Me, First series, 2019.

The photo series you captured for Atmos Vol. 2 Latitudes, contributes to the conversation of climate change and ecological disaster in an incredibly interesting and nuanced way visually, at least I think so. It’s in the juxtaposition of the decaying imposing colonial architecture and in how the human figures who also make up part of the composition — feel as though they are an organic part of the natural environment and context. It figured to me as a sort of visual contestation to the racist logic and discourse of mainstream eco-work and consciousness. That places blame on marginalised people through language like over-population thus absolving white capital supremacy from assuming accountability. Even though we know that Indigenous people across the world have lived for centuries in balance and harmony with their environments. Can you tell me more about conceptualising, thinking through and capturing that body of work?

Ngadi Smart: Thank you! I absolutely agree with you concerning the topic of racist logic and discourse of mainstream eco-work, and indeed Indigenous peoples have always shared a spiritual, cultural, social and economic relationship with their traditional lands. Atmos is a magazine whose main focus is global environmental issues. My concepts took form from the magazine’s main mission: Attempt to capture the essence of a culture in an editorial, while retaining an eco-friendly approach. I wanted to show—through the styling and the infrastructure—Bassam’s juxtaposition of traditional and modern, and highlight the stark contrasting effects of its French post-colonial past, despite it being a UNESCO World heritage site. So, I chose only to use local models & designers, materials and fabrics, as using local designers and craftsmen meant we did not have to get any clothes flown in for this shoot:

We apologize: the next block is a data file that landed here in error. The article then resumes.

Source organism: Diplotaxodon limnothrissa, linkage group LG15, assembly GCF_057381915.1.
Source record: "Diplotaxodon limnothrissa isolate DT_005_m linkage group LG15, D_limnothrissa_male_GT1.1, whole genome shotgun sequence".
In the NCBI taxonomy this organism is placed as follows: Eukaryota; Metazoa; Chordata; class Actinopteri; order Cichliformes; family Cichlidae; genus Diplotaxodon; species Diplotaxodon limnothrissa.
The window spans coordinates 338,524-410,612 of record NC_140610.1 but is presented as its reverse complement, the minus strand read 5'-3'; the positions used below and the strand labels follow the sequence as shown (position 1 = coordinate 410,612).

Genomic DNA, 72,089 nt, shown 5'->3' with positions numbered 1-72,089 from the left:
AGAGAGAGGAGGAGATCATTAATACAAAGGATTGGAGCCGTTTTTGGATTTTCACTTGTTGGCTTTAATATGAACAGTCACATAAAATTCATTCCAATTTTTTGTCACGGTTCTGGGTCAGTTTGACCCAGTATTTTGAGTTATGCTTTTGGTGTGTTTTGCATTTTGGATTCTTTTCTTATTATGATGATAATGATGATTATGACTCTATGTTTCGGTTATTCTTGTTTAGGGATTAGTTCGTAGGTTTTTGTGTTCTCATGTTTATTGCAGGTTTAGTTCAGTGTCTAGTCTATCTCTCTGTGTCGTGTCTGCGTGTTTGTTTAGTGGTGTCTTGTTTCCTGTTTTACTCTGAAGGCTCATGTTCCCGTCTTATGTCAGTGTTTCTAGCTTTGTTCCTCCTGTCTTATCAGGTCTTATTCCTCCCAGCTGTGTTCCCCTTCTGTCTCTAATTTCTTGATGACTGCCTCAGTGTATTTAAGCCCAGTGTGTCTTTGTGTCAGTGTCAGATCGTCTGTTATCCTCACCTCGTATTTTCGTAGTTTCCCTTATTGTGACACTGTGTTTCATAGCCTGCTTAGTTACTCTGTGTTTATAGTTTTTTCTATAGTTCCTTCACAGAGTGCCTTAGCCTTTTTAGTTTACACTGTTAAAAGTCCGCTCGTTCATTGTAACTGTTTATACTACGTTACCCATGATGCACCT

Atmos Magazine Vol 2, 2019.

Ivorian Designer, Kader Diaby of Olooh Concept, designed the clothing.The material used for the clothing is made of natural fibres, and was from a previous collection, which meant nothing new was produced for the shoot. He also works with only one tailor, the work is never produced via a large factory. The hand and feet raffia ornaments were created by a local artisan named Coulibaly Salia, directly inspired from my research on Ivorian traditional raffia wear. More specifically, what the Guro and Yacouba wear on their feet during their dance ceremonies. I thought they worked well style wise and are recognisable (iconic) items. I chose to have local florist Jean-Baptiste Kiemtore, who is situated right around the corner from where I lived, create a botanical take on the head ornaments, directly inspired from my research on traditional African raffia head pieces. Local artisan Coulibaly Salia also created the wicker hat pieces, all from local Rattan, and have been featured in Olooh Concept’s lookbooks before. Rattan is a rapidly renewable material natural to the African forests where it is harvested. Since rattan grows very quickly, requires little water to grow and is almost always grown pesticide-free, it is an eco-friendly material that uses less of the Earth’s resources. I was basically trying to use as many resources close to me, so as not to create much carbon footprint or use up new resources.